On Sept. 19, Temple students whipped out Chapstick and puckered up. Over 400 students crammed into the Owl Cove in Mitten Hall to learn the art of kissing from expert Michael Christian.
Christian, a retired Boston College professor holds seminars on kissing techniques across the country. He has authored four books on the subject, which have been translated into 18 languages.
Under Christian’s supervision, student volunteers demonstrated kissing techniques. With mellow music and romantic lighting, two couples were brought on stage to the rowdy cheers of the crowd.
“Kissing is a safe way to get to know your partner,” said Christian.
He told the crowd it takes practice to become a great kisser. He said that it’s helpful to practice on anything available; whether it’s a picture, a doorknob, or even your own hand. The important thing is not to be embarrassed or nervous because “when you’re so close to a person that you’re kissing them, it doesn’t matter if you’re not beautiful. You’re out of focus.”
|Christian found interesting tidbits from his independent survey of over 100,000 people.
Women like to be kissed on the neck 10 times more than men.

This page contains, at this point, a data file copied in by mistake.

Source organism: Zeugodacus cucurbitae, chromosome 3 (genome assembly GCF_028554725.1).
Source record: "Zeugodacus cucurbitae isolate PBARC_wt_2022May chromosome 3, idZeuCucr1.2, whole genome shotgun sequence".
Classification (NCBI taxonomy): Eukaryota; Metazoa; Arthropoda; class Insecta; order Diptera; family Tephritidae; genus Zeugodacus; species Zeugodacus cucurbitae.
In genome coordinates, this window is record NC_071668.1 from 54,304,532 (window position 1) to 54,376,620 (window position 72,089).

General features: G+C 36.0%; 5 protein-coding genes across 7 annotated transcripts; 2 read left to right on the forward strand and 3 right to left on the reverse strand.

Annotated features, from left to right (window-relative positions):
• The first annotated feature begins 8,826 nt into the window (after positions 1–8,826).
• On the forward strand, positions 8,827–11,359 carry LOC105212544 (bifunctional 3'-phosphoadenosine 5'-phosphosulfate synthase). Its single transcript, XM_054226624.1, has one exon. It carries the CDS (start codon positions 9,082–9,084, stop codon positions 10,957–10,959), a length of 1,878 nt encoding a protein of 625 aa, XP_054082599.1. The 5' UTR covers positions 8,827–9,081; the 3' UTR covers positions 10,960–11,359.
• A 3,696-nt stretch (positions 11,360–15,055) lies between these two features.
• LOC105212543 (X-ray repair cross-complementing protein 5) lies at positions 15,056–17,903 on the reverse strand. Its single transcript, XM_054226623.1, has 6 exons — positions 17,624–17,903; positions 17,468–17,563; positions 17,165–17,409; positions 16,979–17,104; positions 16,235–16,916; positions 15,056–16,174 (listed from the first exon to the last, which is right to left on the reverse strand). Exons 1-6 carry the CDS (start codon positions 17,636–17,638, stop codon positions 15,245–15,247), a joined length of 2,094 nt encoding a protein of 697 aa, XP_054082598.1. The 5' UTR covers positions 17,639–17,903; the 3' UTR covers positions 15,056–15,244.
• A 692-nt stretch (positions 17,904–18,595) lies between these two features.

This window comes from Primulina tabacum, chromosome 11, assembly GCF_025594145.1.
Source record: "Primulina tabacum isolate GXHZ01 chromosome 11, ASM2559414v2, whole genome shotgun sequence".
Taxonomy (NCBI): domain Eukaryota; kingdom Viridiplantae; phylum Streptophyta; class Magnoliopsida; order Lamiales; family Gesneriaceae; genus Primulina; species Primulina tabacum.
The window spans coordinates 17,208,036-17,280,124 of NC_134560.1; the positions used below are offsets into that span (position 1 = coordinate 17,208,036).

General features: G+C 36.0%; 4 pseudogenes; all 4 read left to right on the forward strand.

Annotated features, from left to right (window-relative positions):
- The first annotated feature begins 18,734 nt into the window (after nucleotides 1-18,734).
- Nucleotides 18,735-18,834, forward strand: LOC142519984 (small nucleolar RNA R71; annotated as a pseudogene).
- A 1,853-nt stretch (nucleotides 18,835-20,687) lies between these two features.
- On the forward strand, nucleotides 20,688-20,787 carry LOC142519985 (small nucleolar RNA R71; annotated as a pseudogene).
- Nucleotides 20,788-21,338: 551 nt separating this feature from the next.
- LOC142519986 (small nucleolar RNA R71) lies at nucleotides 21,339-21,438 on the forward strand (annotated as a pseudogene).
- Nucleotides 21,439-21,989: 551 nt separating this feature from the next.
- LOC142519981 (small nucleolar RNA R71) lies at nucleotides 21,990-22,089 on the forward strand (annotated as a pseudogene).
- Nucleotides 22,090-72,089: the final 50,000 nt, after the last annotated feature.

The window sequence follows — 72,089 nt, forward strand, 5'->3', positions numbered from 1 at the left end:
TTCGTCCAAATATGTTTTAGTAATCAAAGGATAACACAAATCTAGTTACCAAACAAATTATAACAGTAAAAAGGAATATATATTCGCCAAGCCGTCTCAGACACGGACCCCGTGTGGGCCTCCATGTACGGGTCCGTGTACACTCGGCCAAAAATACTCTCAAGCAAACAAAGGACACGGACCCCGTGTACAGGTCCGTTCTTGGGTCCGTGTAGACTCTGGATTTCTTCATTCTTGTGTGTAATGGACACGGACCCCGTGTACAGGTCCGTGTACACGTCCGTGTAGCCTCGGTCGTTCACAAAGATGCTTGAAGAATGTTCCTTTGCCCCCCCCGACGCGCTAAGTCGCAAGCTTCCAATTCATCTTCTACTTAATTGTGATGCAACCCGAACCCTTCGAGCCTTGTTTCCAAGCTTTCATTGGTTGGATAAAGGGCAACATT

67% of men don’t mind the taste of lipstick.
66.3% of women dislike stubble.
Christian’s comments made the crowd laugh, but the student volunteers had their attention elsewhere.
The couples were getting hot and heavy, oscillating and rolling out of their chairs as they demonstrated the various techniques. One technique, called the “Lip-o-suction,” involved a man kissing the upper lip and the woman kissing the bottom lip, with a pulsating action. No tongue is involved with this kiss; however, a lack of tongue was a rarity for the evening.
As Christian put it, the night was about teaching how to “put some finesse into frenching.”
Another fun technique, “The Candy Kiss,” involved the man placing a piece of candy on his tongue, and the woman trying to get it from him.
Clarissa Edu and Markcus Goode, one of the couples, who have been together almost two years, said they enjoyed the experience and weren’t embarrassed at all to be on stage.
In fact, audience members enjoyed the spectacle as well. Jason Clarke, a freshman, said he came to the program, for “pure voyeuristic delights.”
Main Campus Program Board coordinated the enjoyable and educational event. The turnout was remarkable due to the efforts of students in getting the word out, said Coordinator Joan Elsasser.
Christian found interesting tidbits from his independent survey of over 100,000 people.
Women like to be kissed on the neck 10 times more than men. 67 percent of men don’t mind the taste of lipstick. 66.3 percent of women dislike stubble.
Students left with complimentary “Life Savers” dissolving in their mouths, and whether they learned something new or not, they undoubtedly had a great time.
For more information on kissing and author Michael Christian, check out www.kissing.com.